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Let’s use McNeil Island for drug rehab and mental health care
We are paying for McNeil Island for a very small population. I believe the homeless population can be broken down into two main subsets: the people who are homeless because of economics and the people who are homeless because of drugs/alcohol and/or mental disorders. Those who are homeless because of economics get lost in the shuffle.
My suggestion would be to use McNeil Island as a drug rehab and a mental health facility. In using McNeil Island, we can focus our help on those that need rehab or mental assistance, and being on an island makes it more probable that they will receive the help they need.
By separating the two homeless populations, both could have a more concentrated approach to resolving the problem — allowing those experiencing economic hardships to receive the attention they also need.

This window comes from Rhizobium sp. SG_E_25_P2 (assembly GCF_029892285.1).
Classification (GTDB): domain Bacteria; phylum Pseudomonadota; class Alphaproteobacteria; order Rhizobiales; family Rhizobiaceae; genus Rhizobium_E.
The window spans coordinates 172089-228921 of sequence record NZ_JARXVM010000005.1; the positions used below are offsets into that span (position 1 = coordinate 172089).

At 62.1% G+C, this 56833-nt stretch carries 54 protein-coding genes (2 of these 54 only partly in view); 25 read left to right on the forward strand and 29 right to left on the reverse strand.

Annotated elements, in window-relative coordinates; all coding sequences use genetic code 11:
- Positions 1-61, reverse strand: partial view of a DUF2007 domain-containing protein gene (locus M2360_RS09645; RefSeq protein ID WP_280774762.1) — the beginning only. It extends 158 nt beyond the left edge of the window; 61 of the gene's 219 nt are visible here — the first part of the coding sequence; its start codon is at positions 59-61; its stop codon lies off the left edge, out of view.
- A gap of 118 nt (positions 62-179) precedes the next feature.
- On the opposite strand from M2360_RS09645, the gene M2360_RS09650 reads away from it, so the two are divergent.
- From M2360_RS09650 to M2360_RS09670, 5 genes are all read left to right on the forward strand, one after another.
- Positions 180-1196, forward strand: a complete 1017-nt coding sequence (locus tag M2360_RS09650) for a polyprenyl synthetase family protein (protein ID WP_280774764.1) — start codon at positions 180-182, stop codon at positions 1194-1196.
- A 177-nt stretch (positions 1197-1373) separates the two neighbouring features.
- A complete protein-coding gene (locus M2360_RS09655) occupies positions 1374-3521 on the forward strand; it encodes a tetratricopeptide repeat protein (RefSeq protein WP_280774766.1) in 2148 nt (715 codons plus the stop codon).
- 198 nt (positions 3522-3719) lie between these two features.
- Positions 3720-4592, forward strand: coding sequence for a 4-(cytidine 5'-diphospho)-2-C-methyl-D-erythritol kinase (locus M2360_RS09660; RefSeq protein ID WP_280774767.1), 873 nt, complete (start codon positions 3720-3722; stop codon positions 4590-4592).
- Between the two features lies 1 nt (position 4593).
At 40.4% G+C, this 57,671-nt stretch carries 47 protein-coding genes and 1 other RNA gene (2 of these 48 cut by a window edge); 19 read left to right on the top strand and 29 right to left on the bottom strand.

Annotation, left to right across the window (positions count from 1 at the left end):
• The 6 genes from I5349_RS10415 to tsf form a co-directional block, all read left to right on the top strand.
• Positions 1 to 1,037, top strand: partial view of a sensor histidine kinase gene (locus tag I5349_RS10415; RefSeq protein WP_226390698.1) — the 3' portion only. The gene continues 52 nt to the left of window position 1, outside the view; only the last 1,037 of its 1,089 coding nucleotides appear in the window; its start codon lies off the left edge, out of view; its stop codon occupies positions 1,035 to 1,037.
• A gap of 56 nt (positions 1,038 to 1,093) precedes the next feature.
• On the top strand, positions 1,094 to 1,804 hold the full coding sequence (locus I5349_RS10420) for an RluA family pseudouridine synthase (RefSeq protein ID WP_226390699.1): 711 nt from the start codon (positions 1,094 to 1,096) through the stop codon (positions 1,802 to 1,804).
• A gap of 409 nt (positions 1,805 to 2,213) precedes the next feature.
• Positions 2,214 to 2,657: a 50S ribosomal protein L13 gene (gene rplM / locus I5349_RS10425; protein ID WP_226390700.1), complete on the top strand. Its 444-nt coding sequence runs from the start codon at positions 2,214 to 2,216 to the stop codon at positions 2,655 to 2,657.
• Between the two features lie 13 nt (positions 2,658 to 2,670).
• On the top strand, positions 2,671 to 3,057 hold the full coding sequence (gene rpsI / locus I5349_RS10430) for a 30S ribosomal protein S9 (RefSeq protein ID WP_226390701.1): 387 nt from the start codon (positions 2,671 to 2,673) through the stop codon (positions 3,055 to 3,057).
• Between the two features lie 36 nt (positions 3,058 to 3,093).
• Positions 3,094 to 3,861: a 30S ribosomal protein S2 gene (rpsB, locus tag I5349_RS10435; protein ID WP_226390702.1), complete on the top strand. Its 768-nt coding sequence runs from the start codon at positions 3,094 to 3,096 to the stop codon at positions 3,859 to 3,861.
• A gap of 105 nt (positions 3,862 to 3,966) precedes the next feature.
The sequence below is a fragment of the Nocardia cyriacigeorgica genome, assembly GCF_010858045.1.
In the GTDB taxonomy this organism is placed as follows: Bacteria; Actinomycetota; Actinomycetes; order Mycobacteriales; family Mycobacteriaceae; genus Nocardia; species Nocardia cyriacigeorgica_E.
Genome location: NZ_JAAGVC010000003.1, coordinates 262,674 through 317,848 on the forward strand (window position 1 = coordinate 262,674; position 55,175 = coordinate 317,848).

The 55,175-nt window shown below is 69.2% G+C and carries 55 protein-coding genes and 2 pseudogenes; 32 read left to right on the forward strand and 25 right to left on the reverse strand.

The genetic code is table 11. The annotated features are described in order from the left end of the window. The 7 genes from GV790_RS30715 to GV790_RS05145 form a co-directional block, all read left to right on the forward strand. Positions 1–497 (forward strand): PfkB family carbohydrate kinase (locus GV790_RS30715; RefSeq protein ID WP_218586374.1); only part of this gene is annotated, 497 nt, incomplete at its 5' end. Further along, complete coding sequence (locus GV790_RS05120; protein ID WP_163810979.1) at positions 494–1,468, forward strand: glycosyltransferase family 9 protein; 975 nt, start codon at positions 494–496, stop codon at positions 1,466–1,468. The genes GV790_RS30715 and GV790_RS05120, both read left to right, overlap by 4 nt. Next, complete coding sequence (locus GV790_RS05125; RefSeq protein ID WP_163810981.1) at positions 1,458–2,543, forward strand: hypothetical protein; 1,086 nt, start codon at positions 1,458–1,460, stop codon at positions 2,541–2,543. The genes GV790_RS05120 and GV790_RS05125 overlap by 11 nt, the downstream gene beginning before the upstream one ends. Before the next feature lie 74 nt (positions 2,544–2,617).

I am sure we can all agree the approach we have used to date has cost tremendous amounts of money with little to no results.
Praise for Evergreen’s Gateways for Youth program
It was good to see George Bridges’ Local Viewpoint column April 26 on the work of JJ Jackson, who was just honored with a Civic Leadership Award. JJ has extended himself in very meaningful ways – offering himself as a guide to incarcerated youth who want to learn about college pathways.
The one thing that the column was missing was some key background on how students like JJ are part of a larger project at The Evergreen State College. Gateways was launched in 1996 to support incarcerated youth through the efforts of college staff, faculty and students. Through shared seminars, mentoring and collaborative learning, incarcerated youth learn along with college students and start to design positive futures.
Gateways is a distinctive, path-breaking program that supports young people facing very difficult odds. You can learn more about the program at www.evergreen.edu/gateways. Gateways is a project of the college’s Center for Community-based Learning & Action.